Beyond changing candidate Clinton for the better, Sanders has also changed the Democratic party for the better. This longtime political independent has reminded Democratic partisans that it’s okay to dream of progressive policies that go beyond the cautious incrementalism ushered in during the 1990s by the Clintons and their center-right Democratic Leadership Council (DLC).
With every major western nation operating universal health care systems that are more fair, effective and efficient than today’s complex Rube Goldberg-style Affordable Care Act (ACA) machinery, Sanders reminded Democrats that it’s reasonable to both appreciate the progress being made under the ACA, while continuing to fight for the superior single payer models.
Sanders also reminded Democrats that a college degree is as vital today as a high school degree was at the time the American public education system was created, so we need to keep fighting to update our public education system by offering tuition-free public higher education.
Sanders reminded Democrats that even Republican presidents such as Bush, Reagan, Nixon and Eisenhower all required wealthy Americans to pay more to support their country than we do today, so it’s reasonable to ask more of the wealthy again to help rebuild the American dream for the lower- and middle-class.
Sanders reminded Democrats that the party that created a wide array of popular socialist programs that built the great American middle class — New Deal job programs, Social Security, the GI Bill, the Rural Electric Administration, Medicare — doesn’t need to cower in fear every time conservatives label their proposals as “socialism.”
Finally, Sanders shined a light on the corrupting influence that big money has had on America’s corporatized Congress.
Democrats owe the Independent Senator a debt of gratitude. The fact that many to most of Sanders’ proposals could not have passed in the short-term with a Republican-controlled Congress does not mean that progressives shouldn’t advocate for those policies, to improve their viability over the long-term. It’s self-defeating to allow do-nothing congressional conservatives to limit how Democrats use the bullypulpit.
Bernie’s Parting Gift
But where does Sanders go from here? If delegate geeks like Nate Silver are correct that it’s impossible for Sanders to come from behind to win the nomination, should he just pull out of the race, as indignant Clinton supporters have been demanding?
Before Sanders leaves the stage, I’d ask one more favor of him: Expose Trumponomics for what it is. To limit the number of Sanders refugees who are tempted to support Trump over Clinton in November, Sanders should spend the next few weeks exposing the fraud Mr. Trump is attempting to perpetrate on Americans.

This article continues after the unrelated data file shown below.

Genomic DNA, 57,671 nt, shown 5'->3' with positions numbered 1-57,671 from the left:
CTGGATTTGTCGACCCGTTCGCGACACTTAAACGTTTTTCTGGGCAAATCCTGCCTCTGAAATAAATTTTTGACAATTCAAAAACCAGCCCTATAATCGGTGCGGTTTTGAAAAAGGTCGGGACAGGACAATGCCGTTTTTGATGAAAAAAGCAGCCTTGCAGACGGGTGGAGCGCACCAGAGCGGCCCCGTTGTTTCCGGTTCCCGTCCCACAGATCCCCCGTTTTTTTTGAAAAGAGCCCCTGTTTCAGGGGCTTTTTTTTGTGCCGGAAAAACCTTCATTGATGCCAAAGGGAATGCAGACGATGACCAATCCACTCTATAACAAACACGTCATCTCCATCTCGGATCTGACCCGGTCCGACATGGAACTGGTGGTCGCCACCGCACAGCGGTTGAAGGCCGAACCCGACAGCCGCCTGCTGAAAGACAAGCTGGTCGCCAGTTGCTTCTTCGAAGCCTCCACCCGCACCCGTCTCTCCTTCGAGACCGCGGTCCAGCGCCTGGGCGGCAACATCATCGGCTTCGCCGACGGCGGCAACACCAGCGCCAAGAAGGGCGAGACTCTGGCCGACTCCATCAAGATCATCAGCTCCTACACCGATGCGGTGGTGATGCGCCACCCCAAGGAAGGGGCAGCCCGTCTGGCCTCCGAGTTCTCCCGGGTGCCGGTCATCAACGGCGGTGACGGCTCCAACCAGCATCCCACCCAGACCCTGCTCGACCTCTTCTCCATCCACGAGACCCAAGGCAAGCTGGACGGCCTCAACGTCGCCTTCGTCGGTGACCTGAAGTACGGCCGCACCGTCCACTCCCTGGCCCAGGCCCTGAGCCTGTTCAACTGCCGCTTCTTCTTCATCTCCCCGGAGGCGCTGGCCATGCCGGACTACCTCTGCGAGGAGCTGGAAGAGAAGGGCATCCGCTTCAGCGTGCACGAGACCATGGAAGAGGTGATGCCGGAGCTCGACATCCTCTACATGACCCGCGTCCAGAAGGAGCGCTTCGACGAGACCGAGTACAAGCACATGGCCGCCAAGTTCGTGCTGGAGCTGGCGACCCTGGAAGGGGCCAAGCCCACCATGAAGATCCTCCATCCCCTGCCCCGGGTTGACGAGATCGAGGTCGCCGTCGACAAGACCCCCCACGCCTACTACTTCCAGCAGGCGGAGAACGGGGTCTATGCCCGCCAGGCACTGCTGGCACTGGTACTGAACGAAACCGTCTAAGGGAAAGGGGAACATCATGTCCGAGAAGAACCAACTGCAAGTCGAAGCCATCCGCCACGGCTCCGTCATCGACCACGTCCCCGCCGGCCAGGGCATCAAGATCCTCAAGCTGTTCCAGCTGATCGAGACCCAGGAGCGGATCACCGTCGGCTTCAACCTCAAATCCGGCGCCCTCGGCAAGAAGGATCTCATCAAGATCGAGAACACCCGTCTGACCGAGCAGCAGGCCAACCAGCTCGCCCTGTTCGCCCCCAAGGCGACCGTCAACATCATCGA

For instance, Sanders should explain that billionaire Trump may claim that his partial self-financing makes him independent from the uber-wealthy interests, but Trump’s tax plan exposes the truth. According to a Tax Policy Center (TPC) analysis, Trump’s tax plan would give an average tax cut of $1.3 million per year to the richest one-tenth of one percent. Sanders should make sure his audience understands that billionaire Trump plans to further enrich his fellow billionaires.
Sanders should also explain how the businessman’s proposals will destroy the American economy, rather than make America “win so much will be sick of winning.” For instance, look at what Mr. Trump’s plan to lavish the mega-rich with tax breaks would do to the national debt:
“The Tax Policy Center estimates the proposal would reduce federal revenue by $9.5 trillion over its first decade and an additional $15.0 trillion over the subsequent 10 years, before accounting for added interest costs or considering macroeconomic feedback effects.”
Some have suggested that Sanders and Trump compete for the same type of voters, those most frustrated with the status quo. Therefore, before Sanders leaves the stage, he should conduct a seminar for “open to Trump” voters about the fraud Mr. Trump is attempting to perpetrate on them. Doing so could constitute Bernie’s greatest gift of all to the Democratic Party.
Note: This post was also chosen to be featured by MinnPost’s Blog Cabin.
For those who enjoy tweeting and getting twitted at, I’m @jloveland. Small sample of the available awesomeness: